Mon May 14 14:23:14 EST 2012

Sophie's World

There are some books where you get a sense that the author had an enormous amount of fun writing them. Douglas Hofstadter's Goedel, Escher, Bach: an Eternal Golden Braid is one. Neal Stephenson's Anathem is another. Jostein Gaarder's Sophie's World is a third and as it's the most recent book I've read, it's the subject of this post.

The book is basically a lightning tour of Western philosophy packaged into a fairly thin story. The narrative centres around a 14-year-old girl called Sophie. In the weeks leading up to her 15th birthday, she starts receiving letters from a mysterious philosophy teacher: some are notes with a few thought-provoking questions, some are parcels that containing a few pages on a thinker or school of thought and some are proper letters directly addressed to Sophie.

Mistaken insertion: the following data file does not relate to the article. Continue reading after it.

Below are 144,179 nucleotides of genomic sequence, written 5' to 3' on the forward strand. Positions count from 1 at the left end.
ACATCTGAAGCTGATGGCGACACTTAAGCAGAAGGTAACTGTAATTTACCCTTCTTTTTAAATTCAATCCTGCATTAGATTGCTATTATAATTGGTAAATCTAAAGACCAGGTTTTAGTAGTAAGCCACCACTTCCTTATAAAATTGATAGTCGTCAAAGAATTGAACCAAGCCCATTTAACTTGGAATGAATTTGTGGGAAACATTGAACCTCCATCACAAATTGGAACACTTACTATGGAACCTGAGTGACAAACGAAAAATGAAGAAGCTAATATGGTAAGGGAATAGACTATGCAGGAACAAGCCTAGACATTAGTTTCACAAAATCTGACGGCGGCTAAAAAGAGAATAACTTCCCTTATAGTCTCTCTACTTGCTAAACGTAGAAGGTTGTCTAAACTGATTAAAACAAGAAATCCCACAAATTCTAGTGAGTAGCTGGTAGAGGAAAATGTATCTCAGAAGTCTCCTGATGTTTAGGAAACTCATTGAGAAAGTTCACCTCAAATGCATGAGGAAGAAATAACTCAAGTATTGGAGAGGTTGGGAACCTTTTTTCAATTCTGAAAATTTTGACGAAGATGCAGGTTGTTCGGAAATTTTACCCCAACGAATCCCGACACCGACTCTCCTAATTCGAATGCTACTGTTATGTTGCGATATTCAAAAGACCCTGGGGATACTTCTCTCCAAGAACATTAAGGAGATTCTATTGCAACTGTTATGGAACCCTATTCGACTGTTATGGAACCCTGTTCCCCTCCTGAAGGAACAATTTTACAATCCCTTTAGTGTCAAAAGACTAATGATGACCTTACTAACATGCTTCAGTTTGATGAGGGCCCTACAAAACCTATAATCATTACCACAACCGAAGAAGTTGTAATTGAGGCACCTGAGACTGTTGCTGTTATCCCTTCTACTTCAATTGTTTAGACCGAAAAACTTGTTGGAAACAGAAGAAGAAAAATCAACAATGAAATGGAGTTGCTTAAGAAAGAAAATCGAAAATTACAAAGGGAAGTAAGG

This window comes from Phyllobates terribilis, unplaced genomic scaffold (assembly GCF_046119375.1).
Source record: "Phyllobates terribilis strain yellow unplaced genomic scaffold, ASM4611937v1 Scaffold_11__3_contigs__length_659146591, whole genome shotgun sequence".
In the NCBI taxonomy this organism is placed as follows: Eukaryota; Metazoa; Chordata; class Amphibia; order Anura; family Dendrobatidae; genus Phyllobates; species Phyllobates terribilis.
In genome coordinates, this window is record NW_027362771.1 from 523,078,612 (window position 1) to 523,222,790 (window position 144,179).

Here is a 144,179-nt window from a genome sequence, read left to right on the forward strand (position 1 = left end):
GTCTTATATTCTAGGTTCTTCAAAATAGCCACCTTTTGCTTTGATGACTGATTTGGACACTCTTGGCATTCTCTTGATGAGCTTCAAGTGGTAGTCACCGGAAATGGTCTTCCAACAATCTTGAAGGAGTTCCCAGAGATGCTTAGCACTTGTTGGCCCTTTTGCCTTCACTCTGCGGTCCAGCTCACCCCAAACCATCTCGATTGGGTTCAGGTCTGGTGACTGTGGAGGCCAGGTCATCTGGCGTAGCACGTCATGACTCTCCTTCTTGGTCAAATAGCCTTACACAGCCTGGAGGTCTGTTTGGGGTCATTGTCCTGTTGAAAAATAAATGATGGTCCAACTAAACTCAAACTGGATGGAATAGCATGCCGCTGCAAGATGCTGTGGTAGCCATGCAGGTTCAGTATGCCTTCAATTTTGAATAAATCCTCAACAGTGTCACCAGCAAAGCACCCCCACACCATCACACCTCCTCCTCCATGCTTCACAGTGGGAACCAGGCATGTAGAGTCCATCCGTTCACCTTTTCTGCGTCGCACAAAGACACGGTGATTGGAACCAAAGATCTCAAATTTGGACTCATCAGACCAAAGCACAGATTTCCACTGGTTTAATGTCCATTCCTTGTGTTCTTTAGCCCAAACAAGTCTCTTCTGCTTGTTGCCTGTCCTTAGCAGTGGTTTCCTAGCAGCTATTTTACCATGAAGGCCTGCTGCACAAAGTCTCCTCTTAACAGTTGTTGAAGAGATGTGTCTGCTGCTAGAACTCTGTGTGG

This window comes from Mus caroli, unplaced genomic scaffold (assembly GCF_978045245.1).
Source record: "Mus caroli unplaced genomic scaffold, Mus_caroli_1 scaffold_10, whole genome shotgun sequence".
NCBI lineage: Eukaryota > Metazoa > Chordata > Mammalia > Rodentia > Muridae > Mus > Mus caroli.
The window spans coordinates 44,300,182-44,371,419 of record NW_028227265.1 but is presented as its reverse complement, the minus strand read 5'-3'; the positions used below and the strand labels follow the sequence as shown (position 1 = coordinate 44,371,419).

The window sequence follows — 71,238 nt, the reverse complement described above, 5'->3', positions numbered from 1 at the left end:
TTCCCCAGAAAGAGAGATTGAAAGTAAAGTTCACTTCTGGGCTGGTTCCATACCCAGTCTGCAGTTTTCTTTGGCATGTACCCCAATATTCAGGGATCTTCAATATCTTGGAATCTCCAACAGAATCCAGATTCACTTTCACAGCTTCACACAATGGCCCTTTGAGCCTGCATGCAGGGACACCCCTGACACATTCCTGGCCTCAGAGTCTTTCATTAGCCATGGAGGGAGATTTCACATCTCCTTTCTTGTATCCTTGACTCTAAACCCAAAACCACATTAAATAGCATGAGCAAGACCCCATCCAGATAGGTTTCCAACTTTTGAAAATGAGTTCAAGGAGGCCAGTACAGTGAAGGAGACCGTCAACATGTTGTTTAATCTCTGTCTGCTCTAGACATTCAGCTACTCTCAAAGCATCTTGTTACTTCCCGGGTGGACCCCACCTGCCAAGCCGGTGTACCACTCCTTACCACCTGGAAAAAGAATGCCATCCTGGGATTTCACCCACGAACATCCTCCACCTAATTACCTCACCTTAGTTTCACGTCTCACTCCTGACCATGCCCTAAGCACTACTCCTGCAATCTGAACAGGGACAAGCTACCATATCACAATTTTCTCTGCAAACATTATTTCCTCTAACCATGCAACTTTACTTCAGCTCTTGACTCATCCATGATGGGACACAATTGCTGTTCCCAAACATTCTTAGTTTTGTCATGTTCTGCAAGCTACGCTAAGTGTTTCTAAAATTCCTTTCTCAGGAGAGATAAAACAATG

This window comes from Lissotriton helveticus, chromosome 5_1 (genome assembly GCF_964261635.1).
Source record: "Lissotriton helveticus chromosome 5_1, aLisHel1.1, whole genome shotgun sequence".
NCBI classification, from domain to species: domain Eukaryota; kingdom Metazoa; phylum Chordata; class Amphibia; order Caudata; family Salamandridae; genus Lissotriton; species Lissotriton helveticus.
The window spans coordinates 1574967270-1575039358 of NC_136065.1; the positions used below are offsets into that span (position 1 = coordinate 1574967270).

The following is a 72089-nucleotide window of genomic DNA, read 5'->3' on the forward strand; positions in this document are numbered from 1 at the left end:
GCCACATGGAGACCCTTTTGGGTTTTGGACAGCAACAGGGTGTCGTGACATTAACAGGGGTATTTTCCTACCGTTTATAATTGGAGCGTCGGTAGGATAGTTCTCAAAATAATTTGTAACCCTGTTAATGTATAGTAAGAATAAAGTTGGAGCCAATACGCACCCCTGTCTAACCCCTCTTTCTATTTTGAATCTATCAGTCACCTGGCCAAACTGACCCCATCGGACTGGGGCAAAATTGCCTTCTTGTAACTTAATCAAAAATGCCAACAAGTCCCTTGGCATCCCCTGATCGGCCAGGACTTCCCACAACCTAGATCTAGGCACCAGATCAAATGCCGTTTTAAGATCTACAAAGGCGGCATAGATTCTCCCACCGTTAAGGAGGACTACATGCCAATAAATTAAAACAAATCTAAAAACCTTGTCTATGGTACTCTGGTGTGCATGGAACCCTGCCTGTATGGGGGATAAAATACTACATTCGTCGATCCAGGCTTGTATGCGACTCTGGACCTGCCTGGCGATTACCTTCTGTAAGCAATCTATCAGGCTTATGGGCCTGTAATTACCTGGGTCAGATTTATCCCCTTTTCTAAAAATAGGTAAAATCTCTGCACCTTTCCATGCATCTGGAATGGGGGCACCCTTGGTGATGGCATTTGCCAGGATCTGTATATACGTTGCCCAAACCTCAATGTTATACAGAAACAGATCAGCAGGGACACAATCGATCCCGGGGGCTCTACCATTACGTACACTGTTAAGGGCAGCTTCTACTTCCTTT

The story has an interesting twist or two that prevent it from just being a series of lecture notes strung together. Sophie doesn't talk at all like a child, which is jarring at first but quickly becomes insignificant. The main attraction of the book is the lectures delivered by the philosopher, first on paper and later in person. Sophie's role is to receive the letters and ask questions to keep the lectures moving.

The lectures cover a range of thinkers from the pre-Socratics through to Sarte, and helped clarify my thinking in a few areas. I was a little disappointed that Nietzsche had about one sentence allocated to him, but that's only because he's the philosopher whose works I have read the most.

I think this is one of those books that I'll need to come back to and reread in a year in order to get the most out of it. The book was loaned to me by a friend onshore, and I read it on voyage. I was forced to read small chunks (because of the sea routine) at a fast pace (in order to return it when we came alongside), and that's probably the least effective way to absorb a book.


Posted by Jack Kelly | Permanent link | File under: readings